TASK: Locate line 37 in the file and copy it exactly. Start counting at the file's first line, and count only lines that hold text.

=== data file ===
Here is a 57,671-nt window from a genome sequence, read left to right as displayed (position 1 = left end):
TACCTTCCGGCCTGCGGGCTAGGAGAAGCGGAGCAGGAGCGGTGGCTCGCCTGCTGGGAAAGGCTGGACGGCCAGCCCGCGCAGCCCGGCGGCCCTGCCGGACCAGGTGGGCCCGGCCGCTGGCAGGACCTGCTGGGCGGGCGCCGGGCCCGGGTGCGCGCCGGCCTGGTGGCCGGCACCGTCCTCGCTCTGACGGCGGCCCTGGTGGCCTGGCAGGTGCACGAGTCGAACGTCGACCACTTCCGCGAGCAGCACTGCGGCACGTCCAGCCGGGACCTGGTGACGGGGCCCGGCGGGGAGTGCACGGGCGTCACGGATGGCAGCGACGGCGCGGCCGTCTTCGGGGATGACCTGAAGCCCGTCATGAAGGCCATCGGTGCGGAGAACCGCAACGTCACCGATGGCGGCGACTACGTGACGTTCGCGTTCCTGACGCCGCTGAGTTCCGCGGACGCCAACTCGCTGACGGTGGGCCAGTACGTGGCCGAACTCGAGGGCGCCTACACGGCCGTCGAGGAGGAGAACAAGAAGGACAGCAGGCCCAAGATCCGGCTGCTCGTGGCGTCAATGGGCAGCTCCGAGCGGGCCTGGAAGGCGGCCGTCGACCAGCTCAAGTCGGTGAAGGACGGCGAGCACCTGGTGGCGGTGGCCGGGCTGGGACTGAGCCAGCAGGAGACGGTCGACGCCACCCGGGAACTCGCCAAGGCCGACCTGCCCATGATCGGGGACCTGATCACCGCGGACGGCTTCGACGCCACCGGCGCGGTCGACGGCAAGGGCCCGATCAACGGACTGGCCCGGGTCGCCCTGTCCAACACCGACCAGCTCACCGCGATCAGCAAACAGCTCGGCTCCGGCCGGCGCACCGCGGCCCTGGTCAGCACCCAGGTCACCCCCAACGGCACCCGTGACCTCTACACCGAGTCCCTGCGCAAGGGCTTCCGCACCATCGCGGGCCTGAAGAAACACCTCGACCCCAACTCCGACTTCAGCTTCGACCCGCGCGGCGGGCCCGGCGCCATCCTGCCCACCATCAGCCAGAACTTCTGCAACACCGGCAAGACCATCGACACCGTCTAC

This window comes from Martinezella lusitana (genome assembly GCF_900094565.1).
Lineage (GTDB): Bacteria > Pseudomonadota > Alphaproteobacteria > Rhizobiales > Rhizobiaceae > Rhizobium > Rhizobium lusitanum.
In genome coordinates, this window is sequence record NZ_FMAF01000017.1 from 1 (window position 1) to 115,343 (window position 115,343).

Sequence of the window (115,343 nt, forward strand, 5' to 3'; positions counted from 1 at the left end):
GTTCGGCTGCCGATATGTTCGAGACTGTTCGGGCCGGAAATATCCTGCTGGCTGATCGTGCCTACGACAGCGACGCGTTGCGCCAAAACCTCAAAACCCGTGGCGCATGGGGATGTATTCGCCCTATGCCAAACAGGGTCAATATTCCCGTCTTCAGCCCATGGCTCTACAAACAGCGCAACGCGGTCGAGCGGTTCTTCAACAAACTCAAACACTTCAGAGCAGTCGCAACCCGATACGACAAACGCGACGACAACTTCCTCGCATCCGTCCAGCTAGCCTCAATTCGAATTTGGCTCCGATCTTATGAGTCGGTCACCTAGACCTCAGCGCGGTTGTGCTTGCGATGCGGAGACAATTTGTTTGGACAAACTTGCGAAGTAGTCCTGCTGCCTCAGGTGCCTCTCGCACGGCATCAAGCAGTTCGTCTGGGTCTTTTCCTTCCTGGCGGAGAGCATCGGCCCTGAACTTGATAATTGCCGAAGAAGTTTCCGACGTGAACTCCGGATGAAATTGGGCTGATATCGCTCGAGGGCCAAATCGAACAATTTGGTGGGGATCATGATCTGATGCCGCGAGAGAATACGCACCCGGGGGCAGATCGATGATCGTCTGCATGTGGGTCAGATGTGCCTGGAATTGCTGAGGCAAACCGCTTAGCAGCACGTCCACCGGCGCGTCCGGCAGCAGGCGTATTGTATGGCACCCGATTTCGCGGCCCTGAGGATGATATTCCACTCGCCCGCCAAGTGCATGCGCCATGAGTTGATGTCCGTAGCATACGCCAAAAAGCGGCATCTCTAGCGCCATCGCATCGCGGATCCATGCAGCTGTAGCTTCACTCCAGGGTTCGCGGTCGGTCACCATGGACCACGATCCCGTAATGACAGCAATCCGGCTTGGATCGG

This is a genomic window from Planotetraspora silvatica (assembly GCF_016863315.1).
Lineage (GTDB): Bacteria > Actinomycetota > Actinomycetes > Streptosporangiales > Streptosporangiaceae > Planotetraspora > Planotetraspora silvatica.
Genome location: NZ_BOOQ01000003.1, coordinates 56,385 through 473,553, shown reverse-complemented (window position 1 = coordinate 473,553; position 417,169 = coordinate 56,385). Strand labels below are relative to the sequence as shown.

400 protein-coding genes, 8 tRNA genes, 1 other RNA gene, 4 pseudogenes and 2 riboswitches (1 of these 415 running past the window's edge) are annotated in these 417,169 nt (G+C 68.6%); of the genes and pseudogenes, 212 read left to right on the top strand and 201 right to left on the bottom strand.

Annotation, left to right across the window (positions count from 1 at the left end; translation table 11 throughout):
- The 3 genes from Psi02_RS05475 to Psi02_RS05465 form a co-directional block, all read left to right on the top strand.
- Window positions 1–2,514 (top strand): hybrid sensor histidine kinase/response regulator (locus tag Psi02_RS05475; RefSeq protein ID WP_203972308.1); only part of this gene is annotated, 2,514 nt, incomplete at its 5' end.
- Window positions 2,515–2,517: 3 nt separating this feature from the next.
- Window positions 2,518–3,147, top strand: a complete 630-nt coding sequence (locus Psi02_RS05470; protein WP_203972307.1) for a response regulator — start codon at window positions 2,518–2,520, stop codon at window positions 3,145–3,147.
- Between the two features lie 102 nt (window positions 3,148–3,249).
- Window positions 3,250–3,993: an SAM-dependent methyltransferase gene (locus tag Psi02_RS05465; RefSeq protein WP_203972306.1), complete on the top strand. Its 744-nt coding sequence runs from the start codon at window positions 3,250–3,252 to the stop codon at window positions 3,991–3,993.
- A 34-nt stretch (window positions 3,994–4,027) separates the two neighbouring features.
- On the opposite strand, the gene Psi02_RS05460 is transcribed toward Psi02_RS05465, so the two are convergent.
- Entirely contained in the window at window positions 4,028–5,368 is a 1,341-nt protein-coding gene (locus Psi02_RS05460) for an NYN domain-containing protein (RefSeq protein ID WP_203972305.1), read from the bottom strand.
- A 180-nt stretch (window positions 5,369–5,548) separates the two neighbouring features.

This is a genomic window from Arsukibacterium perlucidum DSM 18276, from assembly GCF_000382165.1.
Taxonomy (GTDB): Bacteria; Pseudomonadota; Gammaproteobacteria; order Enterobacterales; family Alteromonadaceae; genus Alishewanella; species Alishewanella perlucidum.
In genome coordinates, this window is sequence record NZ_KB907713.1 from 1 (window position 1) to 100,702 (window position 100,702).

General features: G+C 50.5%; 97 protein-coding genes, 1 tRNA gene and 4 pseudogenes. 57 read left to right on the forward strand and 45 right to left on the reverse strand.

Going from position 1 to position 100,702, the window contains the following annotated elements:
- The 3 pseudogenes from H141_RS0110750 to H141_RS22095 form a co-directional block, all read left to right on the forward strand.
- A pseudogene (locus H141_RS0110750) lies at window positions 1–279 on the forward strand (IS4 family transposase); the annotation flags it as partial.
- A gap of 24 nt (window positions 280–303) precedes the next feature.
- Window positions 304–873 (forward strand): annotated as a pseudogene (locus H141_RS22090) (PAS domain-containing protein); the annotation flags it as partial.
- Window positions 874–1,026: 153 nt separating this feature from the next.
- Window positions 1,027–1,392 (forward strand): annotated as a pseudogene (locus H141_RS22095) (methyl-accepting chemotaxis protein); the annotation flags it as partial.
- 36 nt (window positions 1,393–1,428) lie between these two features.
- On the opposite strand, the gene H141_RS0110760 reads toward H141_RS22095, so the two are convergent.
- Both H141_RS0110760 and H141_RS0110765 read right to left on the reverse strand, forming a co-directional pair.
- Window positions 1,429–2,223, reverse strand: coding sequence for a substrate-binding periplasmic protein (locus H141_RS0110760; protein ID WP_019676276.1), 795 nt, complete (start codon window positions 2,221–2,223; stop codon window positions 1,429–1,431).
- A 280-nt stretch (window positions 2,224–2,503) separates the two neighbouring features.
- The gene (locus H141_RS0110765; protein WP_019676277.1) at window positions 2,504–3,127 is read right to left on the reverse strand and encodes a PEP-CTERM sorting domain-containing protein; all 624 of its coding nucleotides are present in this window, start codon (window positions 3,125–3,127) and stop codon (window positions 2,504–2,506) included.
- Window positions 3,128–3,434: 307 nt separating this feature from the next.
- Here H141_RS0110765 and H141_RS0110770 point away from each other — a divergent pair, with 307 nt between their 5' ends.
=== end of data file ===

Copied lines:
- Window positions 1,429–2,223, reverse strand: coding sequence for a substrate-binding periplasmic protein (locus H141_RS0110760; protein ID WP_019676276.1), 795 nt, complete (start codon window positions 2,221–2,223; stop codon window positions 1,429–1,431).